Ursula K. Le Guin on Writing Science Fiction

 
Ursula K Le Guin on Writing Science Fiction Feature Image.png

Last week I wrote about sci-fi author Ray Bradbury's interview with The Paris Review, in which he discussed the art of writing science fiction. This week I thought I'd delve into Ursula K. Le Guin's thoughts on the same, from another interview in The Review.

 I haven't read any of Le Guin's work yet, but her novels The Left Hand of Darkness and The Dispossessed are both on My List.

In "Ursula K. Le Guin, The Art of Fiction No. 221," Le Guin talks about being labeled as a sci-fi writer and her lifelong passion for writing and poetry.

When asked how she feels about the term science fiction, she replies:

I don’t think science fiction is a very good name for it, but it’s the name that we’ve got. It is different from other kinds of writing, I suppose, so it deserves a name of its own. But where I can get prickly and combative is if I’m just called a sci-fi writer. I’m not. I’m a novelist and poet. Don’t shove me into your damn pigeonhole, where I don’t fit, because I’m all over. My tentacles are coming out of the pigeonhole in all directions.
— Ursula K. Le Guin, The Paris Review

Le Guin's stories are less hard sci-fi and more soft sci-fi, but for me, at least, that doesn't make them any less science fiction.

She states:

The “hard” science fiction writers dismiss everything except, well, physics, astronomy, and maybe chemistry. Biology, sociology, anthropology—that’s not science to them, that’s soft stuff. They’re not that interested in what human beings do, really. But I am. I draw on the social sciences a great deal. I get a lot of ideas from them, particularly from anthropology. When I create another planet, another world, with a society on it, I try to hint at the complexity of the society I’m creating, instead of just referring to an empire or something like that.
— Ursula K. Le Guin, The Paris Review

If we accept Robert Silverberg's first characteristic of science fiction as "an underlying speculative concept, systematically developed in a way that amounts to an exploration of the consequences of allowing such a departure from known reality," then Le Guin's novels surely qualify. The Left Hand of Darkness, for example, is about a society in which humans have no fixed gender. That's a speculative concept that explores the consequences of a departure from known reality.

I like what Le Guin says about drawing on the social sciences. Those are the types of sci-fi stories I enjoy the most as well, ones that explore the consequences of a speculative concept for human beings, and that don't necessarily explain every equation or piece of technology. I tend to be more interested in the consequences of that technology than the technology itself. Though both strands have their place in the genre.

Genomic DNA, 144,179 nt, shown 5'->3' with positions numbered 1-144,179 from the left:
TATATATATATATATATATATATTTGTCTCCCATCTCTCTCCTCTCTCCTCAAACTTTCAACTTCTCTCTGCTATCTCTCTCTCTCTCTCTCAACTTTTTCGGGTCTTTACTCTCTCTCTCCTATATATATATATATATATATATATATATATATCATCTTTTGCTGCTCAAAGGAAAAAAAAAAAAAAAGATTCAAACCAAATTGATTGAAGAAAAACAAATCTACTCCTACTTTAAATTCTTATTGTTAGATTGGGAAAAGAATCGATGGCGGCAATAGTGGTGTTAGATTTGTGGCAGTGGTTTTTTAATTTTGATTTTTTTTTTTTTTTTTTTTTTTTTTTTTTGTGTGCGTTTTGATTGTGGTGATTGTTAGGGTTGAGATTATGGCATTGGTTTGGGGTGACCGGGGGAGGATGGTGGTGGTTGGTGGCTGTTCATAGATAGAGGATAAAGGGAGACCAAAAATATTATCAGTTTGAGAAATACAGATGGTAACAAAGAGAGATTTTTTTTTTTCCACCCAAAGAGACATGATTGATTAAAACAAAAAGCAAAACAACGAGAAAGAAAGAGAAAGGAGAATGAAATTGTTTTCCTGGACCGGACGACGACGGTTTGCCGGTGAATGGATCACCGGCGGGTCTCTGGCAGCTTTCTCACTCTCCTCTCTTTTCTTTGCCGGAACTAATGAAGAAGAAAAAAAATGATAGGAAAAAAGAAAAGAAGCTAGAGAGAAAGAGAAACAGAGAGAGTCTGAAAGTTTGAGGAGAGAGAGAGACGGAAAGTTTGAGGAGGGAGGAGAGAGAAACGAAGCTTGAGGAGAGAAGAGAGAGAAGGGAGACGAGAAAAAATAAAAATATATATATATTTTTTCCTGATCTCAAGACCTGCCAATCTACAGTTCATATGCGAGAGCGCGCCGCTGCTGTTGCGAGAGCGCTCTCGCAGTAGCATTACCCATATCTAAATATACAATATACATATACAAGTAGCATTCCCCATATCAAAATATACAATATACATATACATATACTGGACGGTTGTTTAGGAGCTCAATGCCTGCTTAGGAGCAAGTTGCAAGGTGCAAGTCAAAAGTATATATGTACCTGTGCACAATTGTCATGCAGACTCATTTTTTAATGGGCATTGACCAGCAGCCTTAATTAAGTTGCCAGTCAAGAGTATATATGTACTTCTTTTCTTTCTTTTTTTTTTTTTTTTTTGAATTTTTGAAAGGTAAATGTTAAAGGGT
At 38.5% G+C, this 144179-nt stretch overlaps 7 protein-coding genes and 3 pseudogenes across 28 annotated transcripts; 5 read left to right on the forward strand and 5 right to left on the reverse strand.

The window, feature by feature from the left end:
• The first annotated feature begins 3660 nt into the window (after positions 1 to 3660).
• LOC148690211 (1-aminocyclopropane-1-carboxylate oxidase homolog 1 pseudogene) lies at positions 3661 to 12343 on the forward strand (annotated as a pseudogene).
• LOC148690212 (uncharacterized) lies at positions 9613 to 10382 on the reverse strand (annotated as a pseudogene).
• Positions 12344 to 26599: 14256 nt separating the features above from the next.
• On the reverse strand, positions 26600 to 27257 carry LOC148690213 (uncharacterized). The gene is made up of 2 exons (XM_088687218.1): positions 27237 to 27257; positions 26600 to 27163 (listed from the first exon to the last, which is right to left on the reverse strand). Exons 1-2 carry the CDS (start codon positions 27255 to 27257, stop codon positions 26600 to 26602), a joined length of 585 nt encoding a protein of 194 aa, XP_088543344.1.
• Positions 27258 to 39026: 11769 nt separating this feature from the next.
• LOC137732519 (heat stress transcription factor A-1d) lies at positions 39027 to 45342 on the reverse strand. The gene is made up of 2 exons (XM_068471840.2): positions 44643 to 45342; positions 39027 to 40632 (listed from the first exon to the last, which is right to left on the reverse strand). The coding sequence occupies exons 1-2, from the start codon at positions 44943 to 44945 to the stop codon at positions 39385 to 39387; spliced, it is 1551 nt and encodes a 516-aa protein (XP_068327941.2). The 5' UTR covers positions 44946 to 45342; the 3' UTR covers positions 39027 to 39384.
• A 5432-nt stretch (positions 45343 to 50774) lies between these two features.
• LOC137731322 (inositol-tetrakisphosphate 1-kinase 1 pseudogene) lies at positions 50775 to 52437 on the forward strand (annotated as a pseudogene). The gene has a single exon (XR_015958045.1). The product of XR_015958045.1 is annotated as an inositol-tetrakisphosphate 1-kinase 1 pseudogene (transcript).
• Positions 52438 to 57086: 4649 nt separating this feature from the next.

Part of Le Guin's mistrust of the term science fiction may also come from the fact that back in the Golden Age of sci-fi, the '50s and '60s, science fiction as a genre was pretty frowned upon and seen as simple pulp stories. I'm not exactly sure how much has changed today, as critics seem to draw a thick line between literary fiction and science fiction.

Le Guin and the interviewer go on to discuss fiction in general and why it's important for our spirits. She says:

It has something to do with the very nature of fiction. That age-old question, Why don’t I just write about what’s real? A lot of twentieth-century— and twenty-first-century—American readers think that that’s all they want. They want nonfiction. They’ll say, I don’t read fiction because it isn’t real. This is incredibly naive. Fiction is something that only human beings do, and only in certain circumstances. We don’t know exactly for what purposes. But one of the things it does is lead you to recognize what you did not know before. This is what a lot of mystical disciplines are after—simply seeing, really seeing, really being aware. Which means you’re recognizing the things around you more deeply, but they also seem new. So the seeing-as-new and recognition are really the same thing.
— Ursula K. Le Guin, The Paris Review

Fiction as recognition and seeing-as-new. I couldn't have said it better myself.

Be sure to read the entire interview from The Paris Review!

 

Some Thoughts on Near vs. Far Future Science Fiction

Exploration: Earth & Space